Value Proposition

You're a Woman. And you can make $1 Million Dollars

Today, there’s a lot of attention on women. We’re in the spotlight. For phenomenal reasons and terrible reasons - terrible reasons as related to terrible things we’ve endured, not necessarily caused. The news and topics can be defeating. Some days. I feel defeated.

Other days.

I feel like this is it. Our time.

I was raised by a feminist. I am a feminist. And I am a business owner. And I feel there is really not a better time to be both a woman and a business owner. We are being heard, we are collectively using our voice and we are succeeding. There are drawbacks. Today, note the date, might be one of those days of drawbacks. I personally decided to not listen to the news this morning while I work so I can be more productive. I’ll have to learn later what the Senate decides.


As for being a powerful woman and a powerful business owner, take some notes, here. Forbes.com supplies some solid tips, that in my years of working in sales, marketing, business strategy and running my own business (s) ring v true to me.

 Ste. Sébastienne by Louise Bourgeois

Ste. Sébastienne by Louise Bourgeois


First, I find this is very common (I’m guilty):

“Women entrepreneurs aren't staying stuck at $100,000 to $600,000 because they aren't smart, capable or hard-working,” says Pimsleur. “It's usually that they don't have the right mindset or strategy, don't know how to scale up or even what the scalable part of their business is. Most women are what I call ‘octopreneurs,’ meaning one person trying to do eight jobs.” - Julia Pimsleur, founder of Little Pim (raised $5.9 million in funding).

But here’s her advice, which upon reading, compelled me to write this post and share the article (see article link at end)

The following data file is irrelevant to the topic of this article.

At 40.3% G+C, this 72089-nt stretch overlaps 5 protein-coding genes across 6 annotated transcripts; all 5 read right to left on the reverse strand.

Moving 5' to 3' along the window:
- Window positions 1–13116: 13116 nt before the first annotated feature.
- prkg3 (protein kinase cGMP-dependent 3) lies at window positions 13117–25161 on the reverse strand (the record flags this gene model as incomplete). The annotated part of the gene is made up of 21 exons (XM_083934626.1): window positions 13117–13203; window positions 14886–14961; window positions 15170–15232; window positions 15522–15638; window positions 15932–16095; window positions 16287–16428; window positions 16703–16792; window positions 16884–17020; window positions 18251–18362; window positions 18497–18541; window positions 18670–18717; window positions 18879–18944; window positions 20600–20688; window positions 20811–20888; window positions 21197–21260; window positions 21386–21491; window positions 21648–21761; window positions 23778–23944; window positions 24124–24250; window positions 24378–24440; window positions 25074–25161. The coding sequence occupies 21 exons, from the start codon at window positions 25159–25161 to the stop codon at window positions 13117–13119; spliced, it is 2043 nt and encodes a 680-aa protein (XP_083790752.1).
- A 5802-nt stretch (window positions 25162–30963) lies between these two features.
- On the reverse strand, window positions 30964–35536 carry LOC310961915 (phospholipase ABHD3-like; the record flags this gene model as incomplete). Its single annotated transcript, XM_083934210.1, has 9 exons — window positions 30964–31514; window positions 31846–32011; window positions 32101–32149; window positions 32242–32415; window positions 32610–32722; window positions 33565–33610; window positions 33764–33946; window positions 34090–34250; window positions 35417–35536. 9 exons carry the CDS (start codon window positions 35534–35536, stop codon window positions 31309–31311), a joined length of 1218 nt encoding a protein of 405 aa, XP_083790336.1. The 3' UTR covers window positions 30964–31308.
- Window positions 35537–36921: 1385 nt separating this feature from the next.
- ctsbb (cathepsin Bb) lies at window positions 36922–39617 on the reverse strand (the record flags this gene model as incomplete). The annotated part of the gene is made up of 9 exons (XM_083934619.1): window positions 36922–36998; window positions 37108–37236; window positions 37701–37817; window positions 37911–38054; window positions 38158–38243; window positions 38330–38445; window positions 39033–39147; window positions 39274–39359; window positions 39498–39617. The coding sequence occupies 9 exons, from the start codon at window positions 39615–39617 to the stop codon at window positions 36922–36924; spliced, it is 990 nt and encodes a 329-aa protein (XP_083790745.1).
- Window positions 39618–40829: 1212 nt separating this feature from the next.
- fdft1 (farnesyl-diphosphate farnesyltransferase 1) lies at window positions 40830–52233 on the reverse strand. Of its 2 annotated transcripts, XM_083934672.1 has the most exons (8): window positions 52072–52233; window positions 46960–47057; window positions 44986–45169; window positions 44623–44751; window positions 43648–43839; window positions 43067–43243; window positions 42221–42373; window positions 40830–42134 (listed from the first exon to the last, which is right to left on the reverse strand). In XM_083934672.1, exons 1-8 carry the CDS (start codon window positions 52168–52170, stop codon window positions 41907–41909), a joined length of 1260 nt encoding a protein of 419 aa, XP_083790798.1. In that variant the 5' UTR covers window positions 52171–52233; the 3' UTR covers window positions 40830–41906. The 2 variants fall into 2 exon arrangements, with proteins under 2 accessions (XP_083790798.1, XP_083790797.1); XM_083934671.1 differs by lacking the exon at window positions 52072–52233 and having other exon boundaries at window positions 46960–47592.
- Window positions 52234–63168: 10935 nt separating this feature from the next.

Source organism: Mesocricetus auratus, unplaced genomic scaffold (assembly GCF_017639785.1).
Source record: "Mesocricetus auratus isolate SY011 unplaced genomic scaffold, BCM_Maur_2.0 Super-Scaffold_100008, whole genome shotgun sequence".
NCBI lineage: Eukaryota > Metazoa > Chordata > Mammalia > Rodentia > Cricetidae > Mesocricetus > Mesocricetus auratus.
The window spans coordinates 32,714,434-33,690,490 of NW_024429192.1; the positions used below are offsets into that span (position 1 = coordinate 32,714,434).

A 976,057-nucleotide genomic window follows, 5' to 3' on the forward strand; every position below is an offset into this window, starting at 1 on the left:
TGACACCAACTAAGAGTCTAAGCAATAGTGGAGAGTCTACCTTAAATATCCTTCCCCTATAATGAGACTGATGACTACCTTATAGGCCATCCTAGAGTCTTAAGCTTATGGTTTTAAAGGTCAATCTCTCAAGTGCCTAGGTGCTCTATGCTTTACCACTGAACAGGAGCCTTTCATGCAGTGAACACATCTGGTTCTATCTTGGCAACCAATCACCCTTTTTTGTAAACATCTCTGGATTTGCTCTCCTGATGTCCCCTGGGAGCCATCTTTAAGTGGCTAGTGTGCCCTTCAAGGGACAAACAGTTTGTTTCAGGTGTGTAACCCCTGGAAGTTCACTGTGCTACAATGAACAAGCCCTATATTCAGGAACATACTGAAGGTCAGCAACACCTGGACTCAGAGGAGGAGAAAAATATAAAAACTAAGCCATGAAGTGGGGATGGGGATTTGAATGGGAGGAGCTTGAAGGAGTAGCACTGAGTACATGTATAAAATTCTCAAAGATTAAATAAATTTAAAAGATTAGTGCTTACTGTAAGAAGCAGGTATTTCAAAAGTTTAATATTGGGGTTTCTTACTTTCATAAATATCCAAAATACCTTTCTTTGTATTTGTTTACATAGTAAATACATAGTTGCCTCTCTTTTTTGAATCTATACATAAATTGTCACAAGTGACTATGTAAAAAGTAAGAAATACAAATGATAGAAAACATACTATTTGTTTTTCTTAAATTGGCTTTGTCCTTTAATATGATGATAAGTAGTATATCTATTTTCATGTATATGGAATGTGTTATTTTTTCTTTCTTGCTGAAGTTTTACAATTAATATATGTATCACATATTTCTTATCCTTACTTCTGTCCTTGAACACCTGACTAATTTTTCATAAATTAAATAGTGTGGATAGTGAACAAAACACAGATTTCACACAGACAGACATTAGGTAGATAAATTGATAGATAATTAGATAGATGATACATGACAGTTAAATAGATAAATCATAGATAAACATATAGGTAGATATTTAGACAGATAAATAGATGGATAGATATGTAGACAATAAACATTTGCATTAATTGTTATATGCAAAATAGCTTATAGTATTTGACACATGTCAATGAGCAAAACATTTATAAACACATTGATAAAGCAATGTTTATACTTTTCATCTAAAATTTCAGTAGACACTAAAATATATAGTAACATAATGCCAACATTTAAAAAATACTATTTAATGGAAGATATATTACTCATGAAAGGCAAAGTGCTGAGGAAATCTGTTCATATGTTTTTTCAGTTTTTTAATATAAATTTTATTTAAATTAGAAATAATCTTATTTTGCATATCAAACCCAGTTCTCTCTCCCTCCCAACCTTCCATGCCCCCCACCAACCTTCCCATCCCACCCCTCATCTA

THINK ABOUT THIS: What are the high-margin products or services you sell?

  1. What can you sell more of without massively increasing staff or overhead costs?

  2. If you’re running a service company, is it possible to productize your services? (If you’re not familiar with this term, productizing means selling your services as a product. For instance, if you design web sites, you might offer two to three different web site packages, named just as a product would be. Some entrepreneurs are able to sell their services for higher prices and earn higher margins this way, thus making their businesses more scalable than if they charged retainer fees or by the hour)

  3. Do you need to run your company in a new way? Companies that make over $1 million may use different systems and strategies than you do now.

  4. Do you need to run your company in a new way? Companies that make over $1 million may use different systems and strategies than you do now.

I can’t help but personally observe that as women we’re often afraid to be strategic or opportunistic. These traits can be looked down upon as greedy or selfish or overbearing. All traits that when you stop to think about it, are admired and revered in many men.

I think this is changing. I’ve always been an opportunist because I love getting my way and I love getting what I want. But I’m kind, caring and deeply empathetic. Here, lies the super power of women. We can be all of it. We can be the powerful, the successful and the grounded and the caring. All at once.

Do it, own it, be it, live it, love it. This is our time.

Read more at Forbes.com.


Trust in Lemonade

A quick blurb about NPR’s Marketplace, because currently it catches my attention. Maybe because I hear a woman talk about business with such authority?

This morning’s piece was about that huge industry we rarely think about and when we do don’t really care to spend more than a very moments. Insurance. Insurance is not interesting. But Trust is interesting. And trust is what what an ‘industry disruptor’ trustfully called, Lemonade is offering their customers.

adrien-ledoux-karinanapier creative marketing portland maine.jpg

Yes, they’re a for profit model - obviously, in the insurance industry - but they claim to give ‘leftover’ money in ‘good years’ (ie big money making years) to charity. The recent haul was around $160k. That’s pretty good. Curious what they made in profits before donating…

But this blurb isn’t about cynicism. It’s about value propositions, and one of the better propositions that any company or individual who is selling anything to anyone can offer. Trust. Trust. Trust (I worked in media sales i.e advertising for about 7 years. I saw a lot of what distrust looks like and it’s way less cute than my sweet dog).

Figuring out how to build trust with your audience is another conversation altogether.